Zonopelma australis Burckhardt, 1987 * Misodendrum linearifolium DC., * M. punctulatum Argentina, Chile present paper
Zonopelma myzodendri Burckhardt, 1987 * Misodendrum linearifolium Chile Burckhardt (1987a)
Psyllinae
Cacopsylla visci (Curtis, 1835) * Loranthus europaeus Jacq. (Loranthaceae), * Viscum album L., V. album subsp. austriacum (Wiesb.) Vollm. (Santalaceae) Armenia, Austria, Belgium, Bulgaria, Czech Republic, France, Georgia, Germany, Hungary, Iraq, Italy, Japan, Moldova, Morocco, Norway, Poland, Russia, Slovakia, Slovenia, Sweden, Switzerland, UK, Ukraine Gegechkori and Loginova (1990), Lauterer (1999), Baugnée et al. (2002), Inoue (2010), Ouvrard (2017)
Psylla loranthi Capener, 1973 * Agelanthus natalitius subsp. zeyheri, * Tapinanthus kraussianus subsp. kraussianus Tiegh. (Loranthaceae) South Africa Capener (1973)
Psylla santali Mathur, 1975 Santalum album India Mathur (1975)
Psylla winkleri Rübsaamen, 1910 Tapinanthus bangwensis (Engl. & K. Krause) Danser (Loranthaceae) Cameroon Rübsaamen (1910)
Triozidae
Trioza acuminata Tuthill, 1943, stat. n. Phoradendron sp. [as Phoradendronpubescens” sic!] USA (California) Tuthill (1943)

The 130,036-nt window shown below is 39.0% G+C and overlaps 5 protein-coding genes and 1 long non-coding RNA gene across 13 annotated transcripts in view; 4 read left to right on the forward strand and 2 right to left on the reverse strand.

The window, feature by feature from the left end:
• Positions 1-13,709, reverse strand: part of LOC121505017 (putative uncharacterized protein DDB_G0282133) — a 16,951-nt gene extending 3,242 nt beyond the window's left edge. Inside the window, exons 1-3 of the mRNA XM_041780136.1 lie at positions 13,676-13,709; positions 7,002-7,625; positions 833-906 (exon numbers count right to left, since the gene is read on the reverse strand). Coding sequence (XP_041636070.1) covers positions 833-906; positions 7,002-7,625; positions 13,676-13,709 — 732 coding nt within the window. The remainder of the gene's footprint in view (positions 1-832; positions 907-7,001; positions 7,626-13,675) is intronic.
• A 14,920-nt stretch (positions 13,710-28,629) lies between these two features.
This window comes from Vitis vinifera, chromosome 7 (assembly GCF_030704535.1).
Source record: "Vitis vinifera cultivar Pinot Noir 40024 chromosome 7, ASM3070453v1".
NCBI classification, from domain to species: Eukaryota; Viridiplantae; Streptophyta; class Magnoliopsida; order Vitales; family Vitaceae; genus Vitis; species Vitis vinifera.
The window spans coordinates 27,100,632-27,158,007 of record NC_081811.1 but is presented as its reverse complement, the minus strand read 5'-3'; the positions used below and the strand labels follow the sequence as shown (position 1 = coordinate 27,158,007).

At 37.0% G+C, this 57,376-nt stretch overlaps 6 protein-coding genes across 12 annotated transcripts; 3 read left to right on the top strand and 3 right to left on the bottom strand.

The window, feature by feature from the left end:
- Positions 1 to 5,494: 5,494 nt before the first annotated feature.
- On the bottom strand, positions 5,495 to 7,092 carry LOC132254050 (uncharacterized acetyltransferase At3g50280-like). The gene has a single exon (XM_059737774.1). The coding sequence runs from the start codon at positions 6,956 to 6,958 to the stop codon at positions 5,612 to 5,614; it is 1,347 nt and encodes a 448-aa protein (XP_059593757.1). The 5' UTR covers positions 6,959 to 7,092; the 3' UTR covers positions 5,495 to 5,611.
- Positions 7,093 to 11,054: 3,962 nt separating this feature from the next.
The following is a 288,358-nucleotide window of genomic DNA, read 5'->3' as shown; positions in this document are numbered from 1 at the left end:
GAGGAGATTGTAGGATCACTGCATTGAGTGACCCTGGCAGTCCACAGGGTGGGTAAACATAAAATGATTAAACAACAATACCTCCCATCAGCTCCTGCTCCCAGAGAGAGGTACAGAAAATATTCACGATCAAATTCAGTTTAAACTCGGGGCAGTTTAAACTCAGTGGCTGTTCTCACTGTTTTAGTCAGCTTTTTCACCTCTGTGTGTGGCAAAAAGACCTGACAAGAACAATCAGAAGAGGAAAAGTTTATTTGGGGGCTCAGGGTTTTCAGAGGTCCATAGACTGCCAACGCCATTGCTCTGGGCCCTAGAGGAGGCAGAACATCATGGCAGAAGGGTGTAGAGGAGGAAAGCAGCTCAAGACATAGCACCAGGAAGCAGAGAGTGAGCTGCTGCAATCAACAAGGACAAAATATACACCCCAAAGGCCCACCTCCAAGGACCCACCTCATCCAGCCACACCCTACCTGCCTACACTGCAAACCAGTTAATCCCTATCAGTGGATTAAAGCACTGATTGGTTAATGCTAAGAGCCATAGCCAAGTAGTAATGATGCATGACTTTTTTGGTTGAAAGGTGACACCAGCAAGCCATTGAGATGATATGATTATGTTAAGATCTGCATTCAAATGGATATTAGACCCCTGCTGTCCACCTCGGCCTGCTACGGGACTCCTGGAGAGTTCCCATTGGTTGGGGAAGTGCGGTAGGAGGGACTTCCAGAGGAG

Trioza incidata Tuthill, 1945 unknown Mexico Tuthill (1945)
Trioza phorodendrae Tuthill, 1939 Phoradendron juniperinum A. Gray USA (Colorado) Tuthill (1943)
Trioza struthanthi sp. n. * Struthanthus uraguensis G. Don (Loranthaceae) Brazil (Minas Gerais, Paraná, Rio Grande do Sul, Santa Catarina) present paper
Trioza tripodanthi sp. n. * Tripodanthus acutifolius (Ruiz & Pav.) Tiegh. (Loranthaceae) Brazil (Santa Catarina) present paper
Trioza tristericis sp. n. * Tristerix corymbosus (L.) Kuijt (Loranthaceae), T. verticillatus (Ruiz & Pav.) Barlow & Wiens, T. sp. (Loranthaceae) Chile present paper
Trioza vagata sp. n. unknown; adults collected on Clusia sp. (Clusiaceae), an unlikely host Brazil (Paraná) present paper